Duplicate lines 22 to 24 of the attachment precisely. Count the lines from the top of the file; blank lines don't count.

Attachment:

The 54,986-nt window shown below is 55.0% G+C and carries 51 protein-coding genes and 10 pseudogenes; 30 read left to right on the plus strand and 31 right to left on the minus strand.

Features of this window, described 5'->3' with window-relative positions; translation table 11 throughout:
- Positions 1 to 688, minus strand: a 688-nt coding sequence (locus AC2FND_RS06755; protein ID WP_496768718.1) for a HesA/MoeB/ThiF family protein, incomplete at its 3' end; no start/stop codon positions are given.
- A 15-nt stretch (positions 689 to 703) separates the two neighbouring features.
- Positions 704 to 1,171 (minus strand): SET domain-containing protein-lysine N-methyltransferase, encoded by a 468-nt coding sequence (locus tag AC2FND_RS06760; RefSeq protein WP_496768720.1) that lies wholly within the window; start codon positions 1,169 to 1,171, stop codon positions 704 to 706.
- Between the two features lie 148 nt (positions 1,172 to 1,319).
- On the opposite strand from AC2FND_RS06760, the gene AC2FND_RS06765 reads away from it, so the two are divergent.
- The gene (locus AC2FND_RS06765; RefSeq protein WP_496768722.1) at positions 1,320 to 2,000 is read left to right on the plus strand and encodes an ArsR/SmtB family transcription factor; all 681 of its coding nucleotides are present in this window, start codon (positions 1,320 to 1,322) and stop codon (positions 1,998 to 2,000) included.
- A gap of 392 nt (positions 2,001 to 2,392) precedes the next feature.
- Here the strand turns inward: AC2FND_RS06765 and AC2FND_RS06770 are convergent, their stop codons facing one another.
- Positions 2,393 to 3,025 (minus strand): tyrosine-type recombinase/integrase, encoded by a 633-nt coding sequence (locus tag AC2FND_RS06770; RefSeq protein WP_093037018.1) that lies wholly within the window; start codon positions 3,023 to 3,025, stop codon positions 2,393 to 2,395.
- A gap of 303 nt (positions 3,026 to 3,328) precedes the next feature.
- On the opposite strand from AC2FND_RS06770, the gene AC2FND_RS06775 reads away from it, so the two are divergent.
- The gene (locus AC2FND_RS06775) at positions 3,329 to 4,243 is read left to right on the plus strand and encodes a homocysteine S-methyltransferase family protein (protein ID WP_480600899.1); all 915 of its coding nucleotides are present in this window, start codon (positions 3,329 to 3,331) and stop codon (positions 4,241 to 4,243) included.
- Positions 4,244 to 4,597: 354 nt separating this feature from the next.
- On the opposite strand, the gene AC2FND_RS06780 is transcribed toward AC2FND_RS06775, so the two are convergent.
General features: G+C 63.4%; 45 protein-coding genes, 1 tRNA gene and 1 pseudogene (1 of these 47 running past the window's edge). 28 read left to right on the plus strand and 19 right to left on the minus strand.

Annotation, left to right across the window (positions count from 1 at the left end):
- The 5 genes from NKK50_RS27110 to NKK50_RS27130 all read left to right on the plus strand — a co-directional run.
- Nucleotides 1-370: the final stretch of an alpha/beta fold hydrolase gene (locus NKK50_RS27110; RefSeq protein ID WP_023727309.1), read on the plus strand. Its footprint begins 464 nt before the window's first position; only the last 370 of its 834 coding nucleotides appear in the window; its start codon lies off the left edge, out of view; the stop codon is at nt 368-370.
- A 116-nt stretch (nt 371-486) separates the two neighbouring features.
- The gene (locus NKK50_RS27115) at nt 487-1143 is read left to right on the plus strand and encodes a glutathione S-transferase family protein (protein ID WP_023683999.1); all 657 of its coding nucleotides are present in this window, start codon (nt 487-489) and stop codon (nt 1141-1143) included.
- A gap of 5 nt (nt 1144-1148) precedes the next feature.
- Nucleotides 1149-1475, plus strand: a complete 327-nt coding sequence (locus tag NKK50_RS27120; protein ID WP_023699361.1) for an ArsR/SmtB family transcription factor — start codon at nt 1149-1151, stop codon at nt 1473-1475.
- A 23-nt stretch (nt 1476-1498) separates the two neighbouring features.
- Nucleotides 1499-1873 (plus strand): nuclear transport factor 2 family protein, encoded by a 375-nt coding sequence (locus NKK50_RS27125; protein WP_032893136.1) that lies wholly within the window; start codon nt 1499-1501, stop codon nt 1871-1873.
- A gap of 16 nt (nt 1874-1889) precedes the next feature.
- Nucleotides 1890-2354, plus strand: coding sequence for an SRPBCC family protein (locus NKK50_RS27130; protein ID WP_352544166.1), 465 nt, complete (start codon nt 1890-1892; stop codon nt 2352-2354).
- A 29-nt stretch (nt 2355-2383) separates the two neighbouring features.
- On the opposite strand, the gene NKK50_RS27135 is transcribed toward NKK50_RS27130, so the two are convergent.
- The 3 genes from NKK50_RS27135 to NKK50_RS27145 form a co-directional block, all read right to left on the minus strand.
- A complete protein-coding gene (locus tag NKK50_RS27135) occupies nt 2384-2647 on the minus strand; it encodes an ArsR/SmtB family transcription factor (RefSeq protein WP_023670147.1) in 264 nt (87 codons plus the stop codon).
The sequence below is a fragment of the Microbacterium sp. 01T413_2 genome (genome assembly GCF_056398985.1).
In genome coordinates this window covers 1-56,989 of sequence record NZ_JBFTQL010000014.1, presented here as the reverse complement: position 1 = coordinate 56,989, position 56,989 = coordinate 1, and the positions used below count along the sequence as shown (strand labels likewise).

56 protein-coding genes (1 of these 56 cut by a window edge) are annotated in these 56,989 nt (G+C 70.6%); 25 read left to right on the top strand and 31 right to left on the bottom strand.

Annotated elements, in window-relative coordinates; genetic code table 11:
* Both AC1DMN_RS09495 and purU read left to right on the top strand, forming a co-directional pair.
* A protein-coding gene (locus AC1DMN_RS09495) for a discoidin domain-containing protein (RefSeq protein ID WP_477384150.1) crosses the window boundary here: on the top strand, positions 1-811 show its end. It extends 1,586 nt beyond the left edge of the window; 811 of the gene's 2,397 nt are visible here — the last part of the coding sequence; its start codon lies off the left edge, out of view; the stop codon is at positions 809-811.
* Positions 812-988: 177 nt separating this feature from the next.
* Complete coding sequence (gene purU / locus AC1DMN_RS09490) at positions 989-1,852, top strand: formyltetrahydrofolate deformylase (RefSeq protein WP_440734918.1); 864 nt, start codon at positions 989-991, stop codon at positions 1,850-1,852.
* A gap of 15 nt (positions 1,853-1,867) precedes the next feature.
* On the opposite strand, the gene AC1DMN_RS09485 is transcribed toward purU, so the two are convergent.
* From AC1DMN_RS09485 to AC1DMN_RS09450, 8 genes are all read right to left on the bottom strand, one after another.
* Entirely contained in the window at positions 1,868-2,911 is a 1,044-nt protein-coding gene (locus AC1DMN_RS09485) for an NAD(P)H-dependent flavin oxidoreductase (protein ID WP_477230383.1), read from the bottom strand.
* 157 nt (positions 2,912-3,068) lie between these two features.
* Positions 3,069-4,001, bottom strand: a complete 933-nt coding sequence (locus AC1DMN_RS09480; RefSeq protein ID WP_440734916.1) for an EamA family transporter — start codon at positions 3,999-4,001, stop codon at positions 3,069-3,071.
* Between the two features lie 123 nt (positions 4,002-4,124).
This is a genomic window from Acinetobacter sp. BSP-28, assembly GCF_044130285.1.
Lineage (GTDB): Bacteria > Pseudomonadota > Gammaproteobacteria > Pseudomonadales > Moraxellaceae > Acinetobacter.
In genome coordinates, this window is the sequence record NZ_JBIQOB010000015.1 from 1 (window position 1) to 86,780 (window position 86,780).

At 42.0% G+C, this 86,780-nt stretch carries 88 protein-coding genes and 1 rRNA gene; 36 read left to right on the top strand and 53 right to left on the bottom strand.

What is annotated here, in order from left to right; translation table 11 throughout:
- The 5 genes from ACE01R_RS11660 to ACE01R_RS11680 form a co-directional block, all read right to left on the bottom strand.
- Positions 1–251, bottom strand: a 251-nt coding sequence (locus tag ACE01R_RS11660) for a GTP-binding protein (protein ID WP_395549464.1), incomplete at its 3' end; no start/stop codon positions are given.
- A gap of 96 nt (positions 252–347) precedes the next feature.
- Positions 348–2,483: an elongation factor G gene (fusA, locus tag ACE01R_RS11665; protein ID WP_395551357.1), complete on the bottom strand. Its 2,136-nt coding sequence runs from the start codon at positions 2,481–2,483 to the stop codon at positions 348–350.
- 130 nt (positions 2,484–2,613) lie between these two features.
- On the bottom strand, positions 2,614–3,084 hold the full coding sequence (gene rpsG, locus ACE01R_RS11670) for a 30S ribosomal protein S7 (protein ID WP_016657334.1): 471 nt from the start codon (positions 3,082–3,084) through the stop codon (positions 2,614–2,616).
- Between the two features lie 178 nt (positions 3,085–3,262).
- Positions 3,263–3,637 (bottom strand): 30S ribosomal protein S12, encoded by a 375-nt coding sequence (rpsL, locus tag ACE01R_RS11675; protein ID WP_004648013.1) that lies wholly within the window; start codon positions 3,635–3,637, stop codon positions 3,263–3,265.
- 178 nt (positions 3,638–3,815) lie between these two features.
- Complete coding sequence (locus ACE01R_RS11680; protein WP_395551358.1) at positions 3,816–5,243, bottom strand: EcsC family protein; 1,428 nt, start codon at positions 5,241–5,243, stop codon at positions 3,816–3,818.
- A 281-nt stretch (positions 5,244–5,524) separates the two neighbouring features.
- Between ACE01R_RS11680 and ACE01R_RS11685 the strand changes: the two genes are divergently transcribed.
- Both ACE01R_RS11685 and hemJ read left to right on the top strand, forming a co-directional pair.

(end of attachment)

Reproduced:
- The gene (locus NKK50_RS27115) at nt 487-1143 is read left to right on the plus strand and encodes a glutathione S-transferase family protein (protein ID WP_023683999.1); all 657 of its coding nucleotides are present in this window, start codon (nt 487-489) and stop codon (nt 1141-1143) included.
- A gap of 5 nt (nt 1144-1148) precedes the next feature.
- Nucleotides 1149-1475, plus strand: a complete 327-nt coding sequence (locus tag NKK50_RS27120; protein ID WP_023699361.1) for an ArsR/SmtB family transcription factor — start codon at nt 1149-1151, stop codon at nt 1473-1475.